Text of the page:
Social media is a relatively new, inexorable term for many business and government leaders. Social media, they are told, is a game-changer and the conventional wisdom suggests that if you do not have a presence on Twitter, Facebook and LinkedIn (and Google+, to be hipster-ironic), you are missing the boat.
By all accounts, Glenda Ritz has a daunting challenge as the next superintendent of public instruction. Across a state that has been at the forefront of the so-called education reform movement, recent legislation has incensed and motivated teachers in profound ways.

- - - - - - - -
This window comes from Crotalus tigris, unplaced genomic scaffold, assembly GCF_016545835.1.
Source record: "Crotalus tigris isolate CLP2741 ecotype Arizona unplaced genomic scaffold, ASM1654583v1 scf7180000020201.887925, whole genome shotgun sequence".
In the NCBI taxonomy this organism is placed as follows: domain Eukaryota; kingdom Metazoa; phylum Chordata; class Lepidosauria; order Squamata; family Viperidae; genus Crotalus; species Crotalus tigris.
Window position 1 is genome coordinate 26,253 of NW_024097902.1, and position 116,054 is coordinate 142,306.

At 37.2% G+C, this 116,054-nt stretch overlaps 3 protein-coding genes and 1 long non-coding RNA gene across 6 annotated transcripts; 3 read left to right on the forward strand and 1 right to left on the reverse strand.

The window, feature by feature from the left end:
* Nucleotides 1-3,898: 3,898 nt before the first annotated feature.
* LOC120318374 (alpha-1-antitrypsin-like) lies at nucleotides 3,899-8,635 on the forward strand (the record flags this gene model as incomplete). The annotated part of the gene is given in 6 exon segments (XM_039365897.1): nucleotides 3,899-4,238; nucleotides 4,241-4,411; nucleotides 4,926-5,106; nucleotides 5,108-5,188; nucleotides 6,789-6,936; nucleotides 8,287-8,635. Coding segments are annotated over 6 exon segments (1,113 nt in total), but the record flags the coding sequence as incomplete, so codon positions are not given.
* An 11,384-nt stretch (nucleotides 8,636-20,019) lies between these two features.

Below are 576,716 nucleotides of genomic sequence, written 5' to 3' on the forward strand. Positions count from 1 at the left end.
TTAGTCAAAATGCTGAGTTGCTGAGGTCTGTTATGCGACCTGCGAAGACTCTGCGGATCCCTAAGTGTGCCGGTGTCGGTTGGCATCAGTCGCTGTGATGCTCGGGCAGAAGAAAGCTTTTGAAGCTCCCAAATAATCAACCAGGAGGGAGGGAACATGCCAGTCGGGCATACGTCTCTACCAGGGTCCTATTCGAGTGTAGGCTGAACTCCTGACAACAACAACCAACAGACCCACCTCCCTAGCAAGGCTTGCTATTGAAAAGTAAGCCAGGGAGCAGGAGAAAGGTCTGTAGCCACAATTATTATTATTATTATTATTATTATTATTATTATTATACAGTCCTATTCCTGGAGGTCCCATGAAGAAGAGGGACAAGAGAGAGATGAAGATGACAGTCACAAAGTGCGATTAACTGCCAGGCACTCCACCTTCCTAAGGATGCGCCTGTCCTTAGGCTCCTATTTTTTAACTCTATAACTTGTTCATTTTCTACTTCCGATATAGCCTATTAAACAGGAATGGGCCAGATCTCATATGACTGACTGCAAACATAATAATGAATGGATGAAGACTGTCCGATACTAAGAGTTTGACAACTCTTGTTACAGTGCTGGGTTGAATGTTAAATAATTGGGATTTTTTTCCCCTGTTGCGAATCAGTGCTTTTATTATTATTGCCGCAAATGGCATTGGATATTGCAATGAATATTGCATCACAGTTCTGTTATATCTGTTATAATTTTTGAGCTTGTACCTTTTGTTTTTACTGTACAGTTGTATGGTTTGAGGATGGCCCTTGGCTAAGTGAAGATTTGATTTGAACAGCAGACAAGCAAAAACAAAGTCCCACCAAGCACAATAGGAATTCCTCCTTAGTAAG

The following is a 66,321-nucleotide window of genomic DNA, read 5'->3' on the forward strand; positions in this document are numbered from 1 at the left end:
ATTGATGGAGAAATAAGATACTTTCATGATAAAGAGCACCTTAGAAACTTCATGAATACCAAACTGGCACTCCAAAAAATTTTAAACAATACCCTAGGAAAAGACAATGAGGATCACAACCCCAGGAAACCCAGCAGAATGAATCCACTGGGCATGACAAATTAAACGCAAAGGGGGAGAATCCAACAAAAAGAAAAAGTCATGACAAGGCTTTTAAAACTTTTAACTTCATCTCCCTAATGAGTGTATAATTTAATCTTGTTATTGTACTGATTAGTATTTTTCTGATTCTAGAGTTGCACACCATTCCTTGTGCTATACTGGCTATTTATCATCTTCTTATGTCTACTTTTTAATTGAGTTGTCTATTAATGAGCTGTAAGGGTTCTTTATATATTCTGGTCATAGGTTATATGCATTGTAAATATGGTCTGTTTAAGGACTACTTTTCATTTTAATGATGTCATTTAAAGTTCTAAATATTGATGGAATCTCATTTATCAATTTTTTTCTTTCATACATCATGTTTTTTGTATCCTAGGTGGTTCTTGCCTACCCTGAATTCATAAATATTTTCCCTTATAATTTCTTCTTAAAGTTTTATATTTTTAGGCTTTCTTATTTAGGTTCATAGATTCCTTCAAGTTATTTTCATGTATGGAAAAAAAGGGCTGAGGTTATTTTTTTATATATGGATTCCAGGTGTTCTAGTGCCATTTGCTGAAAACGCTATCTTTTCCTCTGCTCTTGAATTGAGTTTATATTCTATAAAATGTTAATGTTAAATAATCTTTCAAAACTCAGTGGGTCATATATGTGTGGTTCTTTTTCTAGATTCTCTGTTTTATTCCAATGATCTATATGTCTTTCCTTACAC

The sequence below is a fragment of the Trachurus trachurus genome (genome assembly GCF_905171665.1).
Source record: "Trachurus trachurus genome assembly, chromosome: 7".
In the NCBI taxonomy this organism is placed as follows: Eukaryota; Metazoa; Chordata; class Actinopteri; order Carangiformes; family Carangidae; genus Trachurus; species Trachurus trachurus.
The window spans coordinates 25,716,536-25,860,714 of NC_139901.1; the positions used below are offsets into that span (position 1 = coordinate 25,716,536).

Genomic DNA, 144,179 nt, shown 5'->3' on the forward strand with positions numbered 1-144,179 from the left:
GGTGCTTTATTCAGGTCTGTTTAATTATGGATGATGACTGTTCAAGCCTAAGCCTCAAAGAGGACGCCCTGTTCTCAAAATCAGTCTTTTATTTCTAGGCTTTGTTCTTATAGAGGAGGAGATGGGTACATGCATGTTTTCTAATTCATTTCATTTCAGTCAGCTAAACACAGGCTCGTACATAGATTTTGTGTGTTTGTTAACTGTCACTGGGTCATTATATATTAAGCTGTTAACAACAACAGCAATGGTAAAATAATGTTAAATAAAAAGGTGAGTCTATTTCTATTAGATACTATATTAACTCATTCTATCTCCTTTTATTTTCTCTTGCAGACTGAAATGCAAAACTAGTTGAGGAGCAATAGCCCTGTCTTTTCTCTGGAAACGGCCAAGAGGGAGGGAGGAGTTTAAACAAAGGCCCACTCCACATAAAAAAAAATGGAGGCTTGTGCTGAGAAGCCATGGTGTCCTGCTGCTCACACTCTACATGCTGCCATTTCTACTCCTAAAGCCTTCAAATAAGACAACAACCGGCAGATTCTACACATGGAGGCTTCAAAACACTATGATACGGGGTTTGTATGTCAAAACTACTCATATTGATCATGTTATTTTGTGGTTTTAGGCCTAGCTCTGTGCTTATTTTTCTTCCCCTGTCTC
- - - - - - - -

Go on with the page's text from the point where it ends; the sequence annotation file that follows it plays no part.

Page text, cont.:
Football season is here, bringing with it swelled TV audiences, increased tax revenue for Indianapolis, filled seats in Lucas Oil Stadium, and frustrated fans across the state. For many, their frustration will likely catch them by surprise and have nothing to do with Andrew Luck’s accuracy or holes in the Indianapolis Colts defense.
Government, perhaps even more than most private-sector industries and business models, is reliant upon human capital to thrive. Even as the tenor of most modern discourse on government has to do with its size, the people behind it are the single most important element in successful public policy.